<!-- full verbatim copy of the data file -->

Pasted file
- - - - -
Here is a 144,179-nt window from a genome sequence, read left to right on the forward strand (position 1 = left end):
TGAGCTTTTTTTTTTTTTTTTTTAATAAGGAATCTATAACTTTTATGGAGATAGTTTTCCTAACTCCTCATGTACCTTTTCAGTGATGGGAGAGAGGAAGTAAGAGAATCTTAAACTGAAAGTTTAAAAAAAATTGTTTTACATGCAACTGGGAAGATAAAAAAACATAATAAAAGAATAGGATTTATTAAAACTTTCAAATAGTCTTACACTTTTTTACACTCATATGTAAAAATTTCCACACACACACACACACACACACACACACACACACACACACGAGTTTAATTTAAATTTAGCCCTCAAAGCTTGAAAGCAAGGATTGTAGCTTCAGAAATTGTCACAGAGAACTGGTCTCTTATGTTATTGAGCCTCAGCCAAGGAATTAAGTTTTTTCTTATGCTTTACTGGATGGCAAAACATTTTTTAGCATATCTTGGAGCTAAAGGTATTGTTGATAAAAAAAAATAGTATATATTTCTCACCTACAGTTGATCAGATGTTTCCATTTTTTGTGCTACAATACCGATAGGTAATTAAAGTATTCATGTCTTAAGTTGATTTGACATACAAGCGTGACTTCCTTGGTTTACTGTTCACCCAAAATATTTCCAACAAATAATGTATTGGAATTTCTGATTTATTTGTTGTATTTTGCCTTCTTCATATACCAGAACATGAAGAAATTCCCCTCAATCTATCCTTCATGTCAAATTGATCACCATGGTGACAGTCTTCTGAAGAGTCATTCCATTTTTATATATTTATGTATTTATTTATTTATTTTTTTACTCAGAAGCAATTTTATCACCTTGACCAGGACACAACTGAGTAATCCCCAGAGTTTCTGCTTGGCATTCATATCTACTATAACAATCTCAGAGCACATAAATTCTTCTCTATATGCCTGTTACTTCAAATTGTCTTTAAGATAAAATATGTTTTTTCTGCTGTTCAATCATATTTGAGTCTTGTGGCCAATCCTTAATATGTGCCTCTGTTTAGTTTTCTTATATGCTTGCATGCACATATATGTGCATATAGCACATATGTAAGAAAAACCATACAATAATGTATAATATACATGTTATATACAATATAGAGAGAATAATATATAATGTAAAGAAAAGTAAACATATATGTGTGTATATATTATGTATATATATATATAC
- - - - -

Here is a 144,179-nt window from a genome sequence, read left to right on the forward strand (position 1 = left end):
TGAGCTTTTTTTTTTTTTTTTTTAATAAGGAATCTATAACTTTTATGGAGATAGTTTTCCTAACTCCTCATGTACCTTTTCAGTGATGGGAGAGAGGAAGTAAGAGAATCTTAAACTGAAAGTTTAAAAAAAATTGTTTTACATGCAACTGGGAAGATAAAAAAACATAATAAAAGAATAGGATTTATTAAAACTTTCAAATAGTCTTACACTTTTTTACACTCATATGTAAAAATTTCCACACACACACACACACACACACACACACACACACACACACGAGTTTAATTTAAATTTAGCCCTCAAAGCTTGAAAGCAAGGATTGTAGCTTCAGAAATTGTCACAGAGAACTGGTCTCTTATGTTATTGAGCCTCAGCCAAGGAATTAAGTTTTTTCTTATGCTTTACTGGATGGCAAAACATTTTTTAGCATATCTTGGAGCTAAAGGTATTGTTGATAAAAAAAAATAGTATATATTTCTCACCTACAGTTGATCAGATGTTTCCATTTTTTGTGCTACAATACCGATAGGTAATTAAAGTATTCATGTCTTAAGTTGATTTGACATACAAGCGTGACTTCCTTGGTTTACTGTTCACCCAAAATATTTCCAACAAATAATGTATTGGAATTTCTGATTTATTTGTTGTATTTTGCCTTCTTCATATACCAGAACATGAAGAAATTCCCCTCAATCTATCCTTCATGTCAAATTGATCACCATGGTGACAGTCTTCTGAAGAGTCATTCCATTTTTATATATTTATGTATTTATTTATTTATTTTTTTACTCAGAAGCAATTTTATCACCTTGACCAGGACACAACTGAGTAATCCCCAGAGTTTCTGCTTGGCATTCATATCTACTATAACAATCTCAGAGCACATAAATTCTTCTCTATATGCCTGTTACTTCAAATTGTCTTTAAGATAAAATATGTTTTTTCTGCTGTTCAATCATATTTGAGTCTTGTGGCCAATCCTTAATATGTGCCTCTGTTTAGTTTTCTTATATGCTTGCATGCACATATATGTGCATATAGCACATATGTAAGAAAAACCATACAATAATGTATAATATACATGTTATATACAATATAGAGAGAATAATATATAATGTAAAGAAAAGTAAACATATATGTGTGTATATATTATGTATATATATATATAC